28 May 2001

I can still call up the scent of my Gran's house: lilacs and Emeraude, dust, oregano, pot roast, Aqua Net hairspray. I always want to say it smelled like M&M's, but generally it did not, because the M&M dish had a lid. It sometimes smelled of the cheap kind of chocolate-covered peanuts, though. The oregano was a surprise to me. Usually I mix oregano and basil and garlic when I'm cooking and don't spend much time on the oregano. I spilled some last year, and it all came flooding back. I stood there crying and scooping up oregano.

The flavors of Gran's house didn't change much, either. M&M's and chocolate-covered peanuts, and cashews if I got to the nut dish before Daddy did. Gran always bought day-old cinnamon rolls for us to have in the mornings. I thought they were marvelous. Lunch was pickle-and-pimento loaf or baloney, white bread, red Jello with bananas in it, and a banana on the side. The water had a peculiar, metallic taste; Gran kept a jar of it in the fridge, and a jar of orange juice, but I never drank the orange juice.

We never had dinner at Gran's. We always went out with her, usually for Chinese. Gran loved Chinese food. She loved trying new things. She had her first fish and chips when she was ninety. She'd agree to go and do just about anything new, as long as it wasn't too far away. She didn't like driving too far, even across town. But every Saturday, she got her gas tank refilled whether she needed it or not. The service station attendant pumped her gas for her. She called him "honey." She called everybody "honey," actually. She teased us when we named our dog Honey, that it was just so that she could remember it when she got senile.

She never got senile. But she was the only one who called the dog Honey.

In the front room, there were throw rugs on the floor. I used to sit on the floor while everybody talked and put the tassels on the throw rugs in neat, smoothed order. Sometimes I would braid them, but this seemed a little out of the spirit of things. There were also French doors to the sunroom, and once I made Gran a drawing for every pane of her French doors.

Gran had a mirror that -- imagine the wonder -- swiveled on its base. You could look at the floor and the ceiling at the same time with this mirror. Mother bought us one, later, but it was clearly an impostor and not to be trusted. Gran kept her mirror in the bathroom, which had a secret passageway in it, through Gran's closet to her bedroom. The secret passageway was secret in name only, and I think I was the only one who called it that. Maybe my cousins did.

Then there was The Attic. I don't know what was in The Attic, and I'd appreciate it if nobody ever told me. Mom told me once. I heard, "Oh, honey, there's just --" and tuned her out until she got to, "That's all." (I was, I think, 15 at the time.) Gran's Attic was the source of many stories for me. My favorite was that Great-Grandpa had hidden slaves there in the days of the underground railroad. I had a firm sense of how old Gran was, but Great-Grandpa, it was clear, was Older Than That. He had been dead for longer than I'd been thought of. Some people might point out that Sioux Falls, South Dakota, was not exactly a prime stop on the underground railroad. Such people should get their own family stories and leave mine alone. Mostly, though, I made up secret hobbies for Gran. She kept her paintings up in The Attic. She kept old novel manuscripts. Costumes from the plays she'd produced. Keepsakes from the admirers who had tried and failed to win her heart since Great Grandpa died. Her motorcycle gear. Everything in the world, I could imagine my Gran doing. It was all in The Attic. Which, just to add to things, had a twisty, old-fashioned, thick and spindly key. So did all the other rooms in Gran's house, but The Attic was special.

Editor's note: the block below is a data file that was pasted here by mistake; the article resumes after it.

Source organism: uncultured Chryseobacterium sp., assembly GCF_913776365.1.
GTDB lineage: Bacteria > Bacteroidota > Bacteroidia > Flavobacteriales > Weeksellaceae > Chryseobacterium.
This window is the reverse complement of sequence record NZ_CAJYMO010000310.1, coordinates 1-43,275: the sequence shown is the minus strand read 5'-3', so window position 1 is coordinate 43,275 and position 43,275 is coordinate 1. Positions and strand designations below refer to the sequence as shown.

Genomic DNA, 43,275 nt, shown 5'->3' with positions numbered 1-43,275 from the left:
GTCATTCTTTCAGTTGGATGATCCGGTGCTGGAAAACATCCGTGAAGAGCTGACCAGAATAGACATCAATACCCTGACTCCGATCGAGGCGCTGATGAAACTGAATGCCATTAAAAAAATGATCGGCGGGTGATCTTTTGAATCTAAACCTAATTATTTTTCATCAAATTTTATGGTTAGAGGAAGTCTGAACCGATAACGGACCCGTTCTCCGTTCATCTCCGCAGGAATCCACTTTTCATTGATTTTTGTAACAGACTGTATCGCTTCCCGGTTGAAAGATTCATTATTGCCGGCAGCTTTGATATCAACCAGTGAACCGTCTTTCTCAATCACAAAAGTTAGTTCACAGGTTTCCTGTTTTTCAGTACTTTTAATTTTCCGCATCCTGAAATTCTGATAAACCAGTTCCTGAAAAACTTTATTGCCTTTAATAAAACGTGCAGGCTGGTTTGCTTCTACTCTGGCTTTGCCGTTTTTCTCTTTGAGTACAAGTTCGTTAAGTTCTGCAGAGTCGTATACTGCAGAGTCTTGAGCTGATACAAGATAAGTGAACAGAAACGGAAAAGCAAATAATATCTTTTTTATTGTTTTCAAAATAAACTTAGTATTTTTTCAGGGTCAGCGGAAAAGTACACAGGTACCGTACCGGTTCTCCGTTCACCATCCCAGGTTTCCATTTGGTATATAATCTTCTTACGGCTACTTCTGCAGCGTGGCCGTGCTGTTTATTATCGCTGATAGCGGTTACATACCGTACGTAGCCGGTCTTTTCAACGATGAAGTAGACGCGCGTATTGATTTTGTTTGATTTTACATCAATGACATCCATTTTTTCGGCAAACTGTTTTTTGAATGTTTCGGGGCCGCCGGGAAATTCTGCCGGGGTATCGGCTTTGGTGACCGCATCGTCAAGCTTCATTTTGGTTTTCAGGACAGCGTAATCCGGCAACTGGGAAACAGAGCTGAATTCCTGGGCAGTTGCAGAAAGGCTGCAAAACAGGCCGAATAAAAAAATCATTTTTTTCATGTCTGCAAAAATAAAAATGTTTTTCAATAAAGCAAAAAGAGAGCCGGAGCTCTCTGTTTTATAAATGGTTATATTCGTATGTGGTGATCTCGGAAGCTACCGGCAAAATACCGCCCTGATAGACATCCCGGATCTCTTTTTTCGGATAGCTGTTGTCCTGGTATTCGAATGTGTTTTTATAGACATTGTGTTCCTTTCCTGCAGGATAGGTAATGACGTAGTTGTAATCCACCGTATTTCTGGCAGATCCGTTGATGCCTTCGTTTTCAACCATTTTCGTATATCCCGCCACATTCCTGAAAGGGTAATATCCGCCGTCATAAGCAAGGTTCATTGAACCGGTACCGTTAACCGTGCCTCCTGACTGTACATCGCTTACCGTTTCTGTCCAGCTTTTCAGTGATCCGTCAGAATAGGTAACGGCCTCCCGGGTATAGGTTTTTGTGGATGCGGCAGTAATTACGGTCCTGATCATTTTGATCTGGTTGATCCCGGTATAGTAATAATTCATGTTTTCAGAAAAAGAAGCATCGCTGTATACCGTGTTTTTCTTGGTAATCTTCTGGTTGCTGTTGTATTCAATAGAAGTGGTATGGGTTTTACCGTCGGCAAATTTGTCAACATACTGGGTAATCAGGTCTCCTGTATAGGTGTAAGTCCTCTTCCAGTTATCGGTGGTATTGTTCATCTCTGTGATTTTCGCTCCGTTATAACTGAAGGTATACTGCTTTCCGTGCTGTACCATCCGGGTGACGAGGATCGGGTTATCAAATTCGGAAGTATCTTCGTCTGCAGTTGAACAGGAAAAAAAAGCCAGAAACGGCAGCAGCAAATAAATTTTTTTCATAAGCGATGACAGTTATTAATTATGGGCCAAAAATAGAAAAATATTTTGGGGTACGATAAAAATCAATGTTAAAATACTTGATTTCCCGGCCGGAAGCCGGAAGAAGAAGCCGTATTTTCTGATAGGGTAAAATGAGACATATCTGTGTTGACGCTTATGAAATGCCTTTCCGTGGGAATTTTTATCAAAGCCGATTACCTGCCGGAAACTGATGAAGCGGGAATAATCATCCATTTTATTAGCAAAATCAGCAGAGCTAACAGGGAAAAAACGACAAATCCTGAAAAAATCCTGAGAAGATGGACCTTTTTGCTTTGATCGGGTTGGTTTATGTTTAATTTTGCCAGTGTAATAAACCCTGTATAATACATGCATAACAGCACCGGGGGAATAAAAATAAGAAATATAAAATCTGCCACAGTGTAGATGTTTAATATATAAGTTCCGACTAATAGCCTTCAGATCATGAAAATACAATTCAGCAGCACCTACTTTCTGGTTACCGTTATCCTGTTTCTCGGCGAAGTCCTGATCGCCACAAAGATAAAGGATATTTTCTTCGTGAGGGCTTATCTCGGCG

I was terrified of the paint at Gran's house when I was little. We'd learned in Girl Scouts about lead-based paints from the old days, and how they drove people mad. Gran's paint was clearly old. Certain of Grandpa's siblings had their little eccentricities. I was not taking any chances. When I went to sleep, I wrapped myself up entirely in the covers, head to toe, lest I drool on the paint and dissolve some of it. My parents didn't know this until I was in high school. As with so many things in my childhood, I thought it was obvious.

My mom draws the distinction between a baking grandma and an office grandma (although my guess is that she herself will be both, as my grandma was/is). Gran was an office grandma. She went in to work six days a week, and even at home, she had all sorts of officey things. The staple pull was a particular favorite of mine. And she had a pen which went in a little socket, which was the last word in elegance. Oh, and rather than using a roll of tape on the plastic thing, she transferred it to a heavy tape dispenser, which I believe was orange. She also had a small notepad on her desk, perfect for making miniature paper airplanes. Gran was never the kind to object to miniature paper airplanes.

She loved tiger lilies and snapdragons, and the lilacs of course. She let little girls cut and arrange lilacs in her glasses on the dining room table.

When Gran got her cataracts removed, she walked around the house on the cordless phone, marveling at all the colors she could see again, one room at a time. The doctor gave her her cataracts in a little jar, so that she could see what she'd been trying to see through. Several months earlier, she'd had a double radical mastectomy. I said, "Hey, Gran, why didn't they give you the leftovers from your last surgery?" She giggled and said, "Oh, yes, honey, I could have them bronzed and hang them in the living room."

Have a happy Memorial Day. Or, if you're Linda, a happy birthday. Or even both.

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